To grasp the meaning of the opening verses of this chapter, we must be careful not to separate it from the preceding thoughts. Paul has made a case in Ch 1 that there were people among the believers getting “side-tracked” on various issues that led only to endless and fruitless discussions (at best) and ultimately hurt the cause of Christ. This is not a general concern or consideration…but characteristically was in response to a real and present challenge within the assembly.
Paul spoke of the grace of God toward him in saving him and calling him to the ministry of proclaiming the gospel to all me (a unique calling to an Apostle…but also a common calling to every believer in a very real sense.
He then spoke of how some had become side-tracked to the point that they were shipwrecked and were committing blasphemy…arguably as a result of this fruitless conversation that led to horrible and erroneous theology.
So…Paul exhorts Timothy to fight the good fight of faith and fulfill his mission among these people (1:18-19).
Now…Paul (with the Grace of God for Salvation of men as the foundation) addresses an action step that confronts one of the false practices of the Ephesian church. Paul urges PRAYER for ALL men everywhere by the church because God wants ALL men to be SAVED (2:1-4). Scholars have effectively argued that there may have been a certain focus of reaching/connecting with an elite segment of people while disconnecting from a concern for others. The criteria used appears to be sinful. The church should not work toward the Salvation of some and not others based on their influence or resources or ethnicity; rather, the church’s focus should be that all men would be saved. Does this mean that a church could not have a strategic focus? Of course not. It can and should. You can tailor an event toward an audience. This is not the issue here. What you have is the assignment of and action upon prejudice in the hearts of people who limited their concern to the souls of SOME rather than accepting that ALL are significant to God.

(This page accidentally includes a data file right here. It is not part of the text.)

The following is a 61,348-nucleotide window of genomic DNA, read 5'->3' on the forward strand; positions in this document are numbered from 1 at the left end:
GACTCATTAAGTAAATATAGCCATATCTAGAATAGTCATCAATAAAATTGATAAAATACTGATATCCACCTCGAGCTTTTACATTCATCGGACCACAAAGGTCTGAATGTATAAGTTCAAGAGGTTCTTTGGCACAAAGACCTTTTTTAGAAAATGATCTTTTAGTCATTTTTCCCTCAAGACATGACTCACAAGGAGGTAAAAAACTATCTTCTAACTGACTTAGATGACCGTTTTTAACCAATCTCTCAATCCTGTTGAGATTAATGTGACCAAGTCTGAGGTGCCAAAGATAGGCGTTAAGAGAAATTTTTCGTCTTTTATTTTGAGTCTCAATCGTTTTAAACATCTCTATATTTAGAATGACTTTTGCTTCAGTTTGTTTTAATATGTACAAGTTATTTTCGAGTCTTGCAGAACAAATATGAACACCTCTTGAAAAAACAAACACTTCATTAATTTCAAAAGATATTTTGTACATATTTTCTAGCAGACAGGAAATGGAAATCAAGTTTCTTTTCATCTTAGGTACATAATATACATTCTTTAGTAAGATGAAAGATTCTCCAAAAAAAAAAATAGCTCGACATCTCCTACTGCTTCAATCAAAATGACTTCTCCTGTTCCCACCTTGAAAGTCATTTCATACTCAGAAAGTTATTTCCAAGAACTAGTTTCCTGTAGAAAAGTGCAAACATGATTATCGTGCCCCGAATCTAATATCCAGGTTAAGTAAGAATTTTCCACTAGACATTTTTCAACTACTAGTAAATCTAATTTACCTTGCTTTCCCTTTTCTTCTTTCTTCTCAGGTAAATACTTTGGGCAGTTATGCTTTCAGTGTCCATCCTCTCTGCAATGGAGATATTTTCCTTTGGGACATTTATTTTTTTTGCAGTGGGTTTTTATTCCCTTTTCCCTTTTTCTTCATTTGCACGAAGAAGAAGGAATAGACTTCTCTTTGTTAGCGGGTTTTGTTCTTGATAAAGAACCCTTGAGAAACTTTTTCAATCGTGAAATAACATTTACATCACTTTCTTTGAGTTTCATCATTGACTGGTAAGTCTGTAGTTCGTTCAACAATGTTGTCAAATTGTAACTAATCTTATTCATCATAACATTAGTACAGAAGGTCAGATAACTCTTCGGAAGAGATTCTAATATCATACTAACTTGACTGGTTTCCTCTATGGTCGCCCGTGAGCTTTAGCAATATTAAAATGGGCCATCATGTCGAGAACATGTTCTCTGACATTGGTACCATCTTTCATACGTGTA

As I read this…I am captured by the admonition that “of first importance…we are to pray for all men everywhere (regardless of who they are or where they work or where they live) and this should not prevent us from praying for the leaders (which arguably were as brutal as any had ever been toward the Christians) because the Christian faith operated better (that is, the missionary enterprise) when believers lived peaceful and tranquil lives. What I mean by this is simple: Governments are ordained by God for a purpose…and if God’s primary purpose is to glorify Himself and that through the salvation of the lost…then governments can serve that end goal. So…we as the people fo God are called to pray for those in authority toward that end. We want tranquil lives…not so that we won’t worry about persecution but because the tranquil life accelerates our ability to carry out the gospel mandate.
So…holy men are to pray everywhere and at all times…lifting up holy hands without wrath or dissension (2:8).
Now certainly there is more in this chapter but this is where God has captured my focus today. I wonder if we are people of prayer…for the governments…on behalf of the lost of every stripe around us? I wonder if we are grieved over knowledge of the incredible persecution in distant lands? I wonder if we pray for heart changes of tyrants in foreign countries so that it would go well with believers there and with us as we travel there to carry the gospel? I wonder if we’d rather pray for people in authority or post critical Facebook posts venting about what is on our mind? I wonder if we are more concerned with what concerns God’s heart or with what captures our attention?
Proverbs 4:25-27 is the takeaway today. “Let your eye look directly ahead and let your gaze be fixed straight in front of you. Watch the path of your feet and all your ways will be established. Do not turn to the right nor to the left; turn your foot from evil.”